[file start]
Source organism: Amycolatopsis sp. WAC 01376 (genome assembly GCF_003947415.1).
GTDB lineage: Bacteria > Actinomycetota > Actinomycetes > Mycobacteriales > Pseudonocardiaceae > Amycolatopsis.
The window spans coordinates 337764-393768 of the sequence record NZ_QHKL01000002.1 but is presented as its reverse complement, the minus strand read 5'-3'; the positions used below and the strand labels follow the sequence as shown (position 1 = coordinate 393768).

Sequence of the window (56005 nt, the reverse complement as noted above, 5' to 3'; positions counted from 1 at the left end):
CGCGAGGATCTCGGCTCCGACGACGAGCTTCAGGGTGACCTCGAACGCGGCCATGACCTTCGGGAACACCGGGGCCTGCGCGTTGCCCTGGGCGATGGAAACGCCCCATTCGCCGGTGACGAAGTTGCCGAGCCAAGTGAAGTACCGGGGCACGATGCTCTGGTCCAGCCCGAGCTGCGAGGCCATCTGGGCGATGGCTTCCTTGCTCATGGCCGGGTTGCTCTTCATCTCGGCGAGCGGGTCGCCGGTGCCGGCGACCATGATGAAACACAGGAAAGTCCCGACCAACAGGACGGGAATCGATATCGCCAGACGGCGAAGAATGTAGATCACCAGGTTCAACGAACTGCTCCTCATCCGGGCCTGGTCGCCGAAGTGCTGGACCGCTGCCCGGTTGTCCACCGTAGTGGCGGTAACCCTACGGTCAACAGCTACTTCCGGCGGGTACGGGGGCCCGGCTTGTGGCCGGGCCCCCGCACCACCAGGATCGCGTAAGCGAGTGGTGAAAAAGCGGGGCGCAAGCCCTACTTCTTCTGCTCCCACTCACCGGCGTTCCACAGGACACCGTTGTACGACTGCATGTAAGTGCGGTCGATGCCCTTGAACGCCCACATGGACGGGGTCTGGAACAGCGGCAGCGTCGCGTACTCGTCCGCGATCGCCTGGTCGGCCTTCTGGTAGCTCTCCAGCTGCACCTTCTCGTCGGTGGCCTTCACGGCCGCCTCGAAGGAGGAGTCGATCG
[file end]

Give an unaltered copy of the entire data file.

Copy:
Source organism: Amycolatopsis sp. WAC 01376 (genome assembly GCF_003947415.1).
GTDB lineage: Bacteria > Actinomycetota > Actinomycetes > Mycobacteriales > Pseudonocardiaceae > Amycolatopsis.
The window spans coordinates 337764-393768 of the sequence record NZ_QHKL01000002.1 but is presented as its reverse complement, the minus strand read 5'-3'; the positions used below and the strand labels follow the sequence as shown (position 1 = coordinate 393768).

Sequence of the window (56005 nt, the reverse complement as noted above, 5' to 3'; positions counted from 1 at the left end):
CGCGAGGATCTCGGCTCCGACGACGAGCTTCAGGGTGACCTCGAACGCGGCCATGACCTTCGGGAACACCGGGGCCTGCGCGTTGCCCTGGGCGATGGAAACGCCCCATTCGCCGGTGACGAAGTTGCCGAGCCAAGTGAAGTACCGGGGCACGATGCTCTGGTCCAGCCCGAGCTGCGAGGCCATCTGGGCGATGGCTTCCTTGCTCATGGCCGGGTTGCTCTTCATCTCGGCGAGCGGGTCGCCGGTGCCGGCGACCATGATGAAACACAGGAAAGTCCCGACCAACAGGACGGGAATCGATATCGCCAGACGGCGAAGAATGTAGATCACCAGGTTCAACGAACTGCTCCTCATCCGGGCCTGGTCGCCGAAGTGCTGGACCGCTGCCCGGTTGTCCACCGTAGTGGCGGTAACCCTACGGTCAACAGCTACTTCCGGCGGGTACGGGGGCCCGGCTTGTGGCCGGGCCCCCGCACCACCAGGATCGCGTAAGCGAGTGGTGAAAAAGCGGGGCGCAAGCCCTACTTCTTCTGCTCCCACTCACCGGCGTTCCACAGGACACCGTTGTACGACTGCATGTAAGTGCGGTCGATGCCCTTGAACGCCCACATGGACGGGGTCTGGAACAGCGGCAGCGTCGCGTACTCGTCCGCGATCGCCTGGTCGGCCTTCTGGTAGCTCTCCAGCTGCACCTTCTCGTCGGTGGCCTTCACGGCCGCCTCGAAGGAGGAGTCGATCG